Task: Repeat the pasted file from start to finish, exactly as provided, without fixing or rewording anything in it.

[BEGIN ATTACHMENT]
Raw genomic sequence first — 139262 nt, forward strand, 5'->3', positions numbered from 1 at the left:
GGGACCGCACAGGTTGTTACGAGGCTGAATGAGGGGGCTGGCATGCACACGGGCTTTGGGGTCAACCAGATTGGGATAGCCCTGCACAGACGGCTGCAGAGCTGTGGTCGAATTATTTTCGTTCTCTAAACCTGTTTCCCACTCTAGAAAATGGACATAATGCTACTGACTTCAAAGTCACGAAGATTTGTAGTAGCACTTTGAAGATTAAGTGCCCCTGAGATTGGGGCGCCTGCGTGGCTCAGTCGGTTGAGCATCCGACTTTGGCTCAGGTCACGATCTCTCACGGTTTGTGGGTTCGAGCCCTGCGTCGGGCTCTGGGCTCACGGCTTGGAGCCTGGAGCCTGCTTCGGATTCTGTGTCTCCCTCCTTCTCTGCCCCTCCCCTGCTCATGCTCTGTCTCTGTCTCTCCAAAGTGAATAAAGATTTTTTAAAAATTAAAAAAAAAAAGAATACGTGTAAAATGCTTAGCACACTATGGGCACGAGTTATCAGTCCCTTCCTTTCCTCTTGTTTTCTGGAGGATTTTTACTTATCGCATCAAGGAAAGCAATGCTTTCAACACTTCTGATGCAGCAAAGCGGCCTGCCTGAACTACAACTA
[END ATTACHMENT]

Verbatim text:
Raw genomic sequence first — 139262 nt, forward strand, 5'->3', positions numbered from 1 at the left:
GGGACCGCACAGGTTGTTACGAGGCTGAATGAGGGGGCTGGCATGCACACGGGCTTTGGGGTCAACCAGATTGGGATAGCCCTGCACAGACGGCTGCAGAGCTGTGGTCGAATTATTTTCGTTCTCTAAACCTGTTTCCCACTCTAGAAAATGGACATAATGCTACTGACTTCAAAGTCACGAAGATTTGTAGTAGCACTTTGAAGATTAAGTGCCCCTGAGATTGGGGCGCCTGCGTGGCTCAGTCGGTTGAGCATCCGACTTTGGCTCAGGTCACGATCTCTCACGGTTTGTGGGTTCGAGCCCTGCGTCGGGCTCTGGGCTCACGGCTTGGAGCCTGGAGCCTGCTTCGGATTCTGTGTCTCCCTCCTTCTCTGCCCCTCCCCTGCTCATGCTCTGTCTCTGTCTCTCCAAAGTGAATAAAGATTTTTTAAAAATTAAAAAAAAAAAGAATACGTGTAAAATGCTTAGCACACTATGGGCACGAGTTATCAGTCCCTTCCTTTCCTCTTGTTTTCTGGAGGATTTTTACTTATCGCATCAAGGAAAGCAATGCTTTCAACACTTCTGATGCAGCAAAGCGGCCTGCCTGAACTACAACTA